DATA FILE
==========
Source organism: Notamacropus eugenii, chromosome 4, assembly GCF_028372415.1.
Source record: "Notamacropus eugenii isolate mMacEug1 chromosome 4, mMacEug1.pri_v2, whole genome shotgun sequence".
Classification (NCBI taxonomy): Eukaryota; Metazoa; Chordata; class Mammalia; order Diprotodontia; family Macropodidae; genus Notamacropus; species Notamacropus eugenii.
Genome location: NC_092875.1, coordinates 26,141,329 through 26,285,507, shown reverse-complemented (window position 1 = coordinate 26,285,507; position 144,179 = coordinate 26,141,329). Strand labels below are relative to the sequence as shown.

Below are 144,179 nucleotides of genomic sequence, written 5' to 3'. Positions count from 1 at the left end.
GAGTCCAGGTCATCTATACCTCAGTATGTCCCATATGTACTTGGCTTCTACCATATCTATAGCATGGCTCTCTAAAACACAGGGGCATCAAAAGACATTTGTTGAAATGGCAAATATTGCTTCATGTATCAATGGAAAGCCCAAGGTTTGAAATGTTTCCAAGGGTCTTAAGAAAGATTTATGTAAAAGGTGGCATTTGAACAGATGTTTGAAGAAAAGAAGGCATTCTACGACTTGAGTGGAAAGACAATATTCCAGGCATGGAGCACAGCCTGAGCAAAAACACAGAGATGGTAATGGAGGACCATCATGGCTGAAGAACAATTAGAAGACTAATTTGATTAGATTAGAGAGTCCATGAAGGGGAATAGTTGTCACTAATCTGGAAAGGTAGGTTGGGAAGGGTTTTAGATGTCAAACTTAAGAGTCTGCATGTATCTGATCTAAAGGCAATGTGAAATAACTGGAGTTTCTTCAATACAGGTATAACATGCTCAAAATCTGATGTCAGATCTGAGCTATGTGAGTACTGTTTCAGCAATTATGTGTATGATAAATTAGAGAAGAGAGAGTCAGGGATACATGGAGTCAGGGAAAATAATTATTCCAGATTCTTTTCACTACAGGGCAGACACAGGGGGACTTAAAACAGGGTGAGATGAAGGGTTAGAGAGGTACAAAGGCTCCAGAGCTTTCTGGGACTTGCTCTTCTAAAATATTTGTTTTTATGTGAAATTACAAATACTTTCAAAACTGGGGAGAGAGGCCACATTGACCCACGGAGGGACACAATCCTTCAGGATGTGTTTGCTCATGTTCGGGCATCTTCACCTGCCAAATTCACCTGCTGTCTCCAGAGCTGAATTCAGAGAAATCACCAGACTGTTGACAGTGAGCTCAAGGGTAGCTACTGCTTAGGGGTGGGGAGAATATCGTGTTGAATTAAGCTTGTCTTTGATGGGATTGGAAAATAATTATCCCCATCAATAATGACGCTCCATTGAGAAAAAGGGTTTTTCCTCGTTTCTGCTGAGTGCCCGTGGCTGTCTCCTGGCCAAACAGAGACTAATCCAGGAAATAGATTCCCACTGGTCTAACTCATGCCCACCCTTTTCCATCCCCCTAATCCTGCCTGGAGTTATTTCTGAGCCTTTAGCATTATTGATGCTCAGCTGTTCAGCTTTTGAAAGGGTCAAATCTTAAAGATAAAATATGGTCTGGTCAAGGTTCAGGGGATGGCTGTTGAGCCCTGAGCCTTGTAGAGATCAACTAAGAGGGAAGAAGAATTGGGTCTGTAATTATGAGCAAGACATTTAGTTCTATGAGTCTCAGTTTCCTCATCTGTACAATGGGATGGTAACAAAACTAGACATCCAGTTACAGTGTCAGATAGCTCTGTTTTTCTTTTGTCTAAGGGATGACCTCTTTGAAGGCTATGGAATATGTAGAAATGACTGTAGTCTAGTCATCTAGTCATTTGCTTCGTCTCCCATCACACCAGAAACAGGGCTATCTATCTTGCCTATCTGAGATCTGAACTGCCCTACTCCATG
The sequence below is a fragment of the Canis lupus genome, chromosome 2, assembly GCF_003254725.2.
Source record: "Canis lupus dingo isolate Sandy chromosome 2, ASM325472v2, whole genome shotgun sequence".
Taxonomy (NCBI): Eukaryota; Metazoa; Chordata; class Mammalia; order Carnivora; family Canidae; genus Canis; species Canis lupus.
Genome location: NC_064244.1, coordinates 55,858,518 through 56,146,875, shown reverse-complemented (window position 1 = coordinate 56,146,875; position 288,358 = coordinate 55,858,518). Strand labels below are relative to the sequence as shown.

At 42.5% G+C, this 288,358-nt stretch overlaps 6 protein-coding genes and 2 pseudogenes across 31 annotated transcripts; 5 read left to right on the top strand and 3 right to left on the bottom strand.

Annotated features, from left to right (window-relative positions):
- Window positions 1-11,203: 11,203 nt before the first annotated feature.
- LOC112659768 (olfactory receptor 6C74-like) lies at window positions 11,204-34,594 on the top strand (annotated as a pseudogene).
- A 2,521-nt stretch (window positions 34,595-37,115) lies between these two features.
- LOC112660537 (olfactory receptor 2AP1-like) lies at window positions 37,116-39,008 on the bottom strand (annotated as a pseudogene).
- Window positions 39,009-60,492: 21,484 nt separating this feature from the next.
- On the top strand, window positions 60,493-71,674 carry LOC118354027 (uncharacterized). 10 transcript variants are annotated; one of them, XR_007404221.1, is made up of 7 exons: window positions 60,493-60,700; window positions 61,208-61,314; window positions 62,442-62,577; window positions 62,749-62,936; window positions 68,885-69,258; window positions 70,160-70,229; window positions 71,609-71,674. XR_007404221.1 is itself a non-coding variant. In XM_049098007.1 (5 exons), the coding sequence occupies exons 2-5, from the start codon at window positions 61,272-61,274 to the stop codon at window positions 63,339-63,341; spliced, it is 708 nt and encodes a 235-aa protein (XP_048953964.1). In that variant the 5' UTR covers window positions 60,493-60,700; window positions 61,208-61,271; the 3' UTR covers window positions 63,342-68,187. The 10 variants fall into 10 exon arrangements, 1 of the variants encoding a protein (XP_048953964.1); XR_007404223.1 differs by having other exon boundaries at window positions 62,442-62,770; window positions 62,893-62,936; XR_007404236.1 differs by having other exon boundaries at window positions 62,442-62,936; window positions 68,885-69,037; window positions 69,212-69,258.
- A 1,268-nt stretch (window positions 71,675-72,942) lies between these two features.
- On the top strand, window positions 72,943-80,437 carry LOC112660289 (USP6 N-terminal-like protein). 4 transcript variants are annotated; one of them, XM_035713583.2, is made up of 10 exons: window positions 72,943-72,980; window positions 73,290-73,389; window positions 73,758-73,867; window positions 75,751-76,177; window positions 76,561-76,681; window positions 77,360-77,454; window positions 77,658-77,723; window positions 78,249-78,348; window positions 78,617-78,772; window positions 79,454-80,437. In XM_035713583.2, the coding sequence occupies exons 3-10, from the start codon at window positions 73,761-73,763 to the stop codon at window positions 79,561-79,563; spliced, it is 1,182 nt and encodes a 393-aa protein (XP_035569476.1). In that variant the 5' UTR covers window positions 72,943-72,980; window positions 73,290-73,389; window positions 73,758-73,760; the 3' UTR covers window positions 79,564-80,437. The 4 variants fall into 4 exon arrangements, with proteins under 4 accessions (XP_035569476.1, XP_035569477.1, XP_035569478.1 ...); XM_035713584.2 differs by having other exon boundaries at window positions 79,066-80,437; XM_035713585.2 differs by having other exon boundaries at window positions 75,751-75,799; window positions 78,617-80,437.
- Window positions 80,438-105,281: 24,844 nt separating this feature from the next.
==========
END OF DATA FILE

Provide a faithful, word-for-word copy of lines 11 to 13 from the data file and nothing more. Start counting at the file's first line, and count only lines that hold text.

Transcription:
At 42.5% G+C, this 288,358-nt stretch overlaps 6 protein-coding genes and 2 pseudogenes across 31 annotated transcripts; 5 read left to right on the top strand and 3 right to left on the bottom strand.

Annotated features, from left to right (window-relative positions):
- Window positions 1-11,203: 11,203 nt before the first annotated feature.